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Adult Dyslexia and ADD:
Effects in the Workplace


By Ronald D. Davis with Eldon Braun, 1995, 1998; All Rights Reserved.

man looking down

Government statistics show 25,000,000 Americans--one in ten--are functionally illiterate. The primary cause is dyslexia or one of its many variations, such as ADD or dysgraphia.

Today's educational methods are limited when it comes to teaching basic literacy skills to students who have problems with reading, and writing and math.

The school system is stacked against dyslexics from the start, because they are "real world" thinkers, using mainly pictures and concepts instead of mental sentences. They require special training to master the basics of written language easily.

This doesn't mean they are stupid. Leonardo da Vinci, Einstein, Edison, Churchill, Walt Disney, Whoopi Goldberg and Greg Louganis were considered "dummies" during their early years of school. They didn't suffer from learning disability, but teaching disability.

Many teachers just don't know the right methods for presenting information in a form dyslexic and ADD children can assimilate. As a result, these children may be warehoused in "special ed" classes. The subsequent loss of self-esteem triggers the syndrome that makes dyslexia worse. Stress, confusion and heavy concentration only increase perceptual and attention problems. The harder a dyslexic struggles, the more difficult reading becomes.

Many "learning disabled" people become highly successful once they escape school. They think they have a knack for doing something without realizing that it stems from the same cause as dyslexia -- their ability to mentally combine imaginary and real world images in a creative or intuitive way. This talent can play havoc with reading and writing, but it is highly useful for the arts, engineering, sports, strategy, salesmanship, and invention.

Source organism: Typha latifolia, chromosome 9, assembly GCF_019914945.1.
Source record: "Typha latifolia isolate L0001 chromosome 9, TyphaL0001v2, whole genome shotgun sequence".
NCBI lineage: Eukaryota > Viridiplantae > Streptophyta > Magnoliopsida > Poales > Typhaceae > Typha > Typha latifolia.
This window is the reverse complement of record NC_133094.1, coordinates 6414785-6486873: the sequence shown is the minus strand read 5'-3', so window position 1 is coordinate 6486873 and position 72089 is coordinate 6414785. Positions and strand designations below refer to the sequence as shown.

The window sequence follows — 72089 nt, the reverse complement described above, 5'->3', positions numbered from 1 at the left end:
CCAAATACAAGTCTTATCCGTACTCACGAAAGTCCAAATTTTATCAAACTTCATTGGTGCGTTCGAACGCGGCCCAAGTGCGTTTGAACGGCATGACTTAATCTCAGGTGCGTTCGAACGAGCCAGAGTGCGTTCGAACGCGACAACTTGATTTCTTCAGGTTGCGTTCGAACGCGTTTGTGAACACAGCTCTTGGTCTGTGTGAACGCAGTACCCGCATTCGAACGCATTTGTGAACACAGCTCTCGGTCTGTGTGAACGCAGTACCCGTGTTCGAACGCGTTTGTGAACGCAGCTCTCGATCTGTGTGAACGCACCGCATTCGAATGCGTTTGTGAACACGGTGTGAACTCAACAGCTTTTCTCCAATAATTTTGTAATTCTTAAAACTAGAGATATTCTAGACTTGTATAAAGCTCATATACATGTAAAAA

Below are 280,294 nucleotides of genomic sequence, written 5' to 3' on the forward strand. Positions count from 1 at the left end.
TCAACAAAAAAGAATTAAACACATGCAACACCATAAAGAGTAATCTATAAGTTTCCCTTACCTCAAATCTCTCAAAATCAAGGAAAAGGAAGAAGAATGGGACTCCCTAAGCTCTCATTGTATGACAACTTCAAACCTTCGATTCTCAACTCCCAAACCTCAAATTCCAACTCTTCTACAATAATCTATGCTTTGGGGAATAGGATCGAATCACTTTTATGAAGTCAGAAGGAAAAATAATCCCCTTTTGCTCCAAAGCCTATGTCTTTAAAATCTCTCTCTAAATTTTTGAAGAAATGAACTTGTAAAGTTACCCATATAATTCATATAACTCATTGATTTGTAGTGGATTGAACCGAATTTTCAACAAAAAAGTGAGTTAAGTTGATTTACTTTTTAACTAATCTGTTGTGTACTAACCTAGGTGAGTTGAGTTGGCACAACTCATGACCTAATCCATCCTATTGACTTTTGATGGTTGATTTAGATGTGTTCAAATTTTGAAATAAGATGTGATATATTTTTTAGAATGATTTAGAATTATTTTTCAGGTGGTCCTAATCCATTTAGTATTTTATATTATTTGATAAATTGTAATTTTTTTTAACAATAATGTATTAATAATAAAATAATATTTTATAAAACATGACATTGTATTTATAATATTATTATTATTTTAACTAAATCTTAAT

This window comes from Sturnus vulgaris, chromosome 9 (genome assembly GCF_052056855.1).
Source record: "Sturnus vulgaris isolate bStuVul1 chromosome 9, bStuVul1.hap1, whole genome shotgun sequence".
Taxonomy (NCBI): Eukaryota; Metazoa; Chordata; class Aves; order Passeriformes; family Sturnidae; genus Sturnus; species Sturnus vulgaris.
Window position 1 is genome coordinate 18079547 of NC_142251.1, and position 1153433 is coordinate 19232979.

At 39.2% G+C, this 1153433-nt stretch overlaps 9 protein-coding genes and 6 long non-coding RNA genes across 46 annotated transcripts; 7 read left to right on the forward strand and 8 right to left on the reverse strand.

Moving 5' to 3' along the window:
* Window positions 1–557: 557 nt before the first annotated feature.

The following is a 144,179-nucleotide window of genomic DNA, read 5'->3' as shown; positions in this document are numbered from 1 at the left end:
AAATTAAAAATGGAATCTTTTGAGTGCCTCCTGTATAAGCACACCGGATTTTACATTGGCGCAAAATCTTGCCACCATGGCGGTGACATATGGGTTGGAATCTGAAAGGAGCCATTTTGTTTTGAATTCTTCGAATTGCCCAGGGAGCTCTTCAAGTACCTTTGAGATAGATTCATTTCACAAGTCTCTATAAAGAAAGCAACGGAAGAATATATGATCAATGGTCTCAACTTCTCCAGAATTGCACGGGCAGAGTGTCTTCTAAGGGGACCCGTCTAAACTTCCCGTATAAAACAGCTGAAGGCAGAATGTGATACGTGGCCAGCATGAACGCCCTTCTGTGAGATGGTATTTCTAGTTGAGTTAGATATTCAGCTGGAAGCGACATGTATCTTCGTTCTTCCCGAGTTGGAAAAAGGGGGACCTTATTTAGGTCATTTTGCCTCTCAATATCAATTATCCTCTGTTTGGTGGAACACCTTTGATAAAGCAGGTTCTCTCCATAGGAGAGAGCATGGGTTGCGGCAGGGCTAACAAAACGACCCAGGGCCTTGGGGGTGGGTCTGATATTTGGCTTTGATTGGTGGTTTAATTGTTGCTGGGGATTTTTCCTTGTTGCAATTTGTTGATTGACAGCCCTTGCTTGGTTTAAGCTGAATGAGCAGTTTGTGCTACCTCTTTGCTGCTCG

No matter how talented they are, adult dyslexics are often secretive and defensive. They write down inverted phone numbers and financial figures. They can spend an hour trying to decipher a memo. They hide their illiteracy and get other people to read and write for them -- a subterfuge invented to get by in school. Many get headaches from trying to read accurately. The loss of productivity is difficult to estimate, but is obviously enormous.

pad with sketches

Dyslexic employees are some of the smartest, most imaginative and highly motivated people in your workgroup -- and your company's management. Instead of penalizing them for written language deficiencies, profit from their special talents.

For information about the one-week intensive Davis Dyslexia Correction program, contact a licensed Davis Facilitator.

Cite as:
Davis, R.D. & Braun, E. (1998). Adult Dyslexia and ADD: Effects in the Workplace. Retrieved October 20, 2014 from Davis Dyslexia Association International, Dyslexia the Gift Web site: http://www.dyslexia.com/library/adultdys.htm
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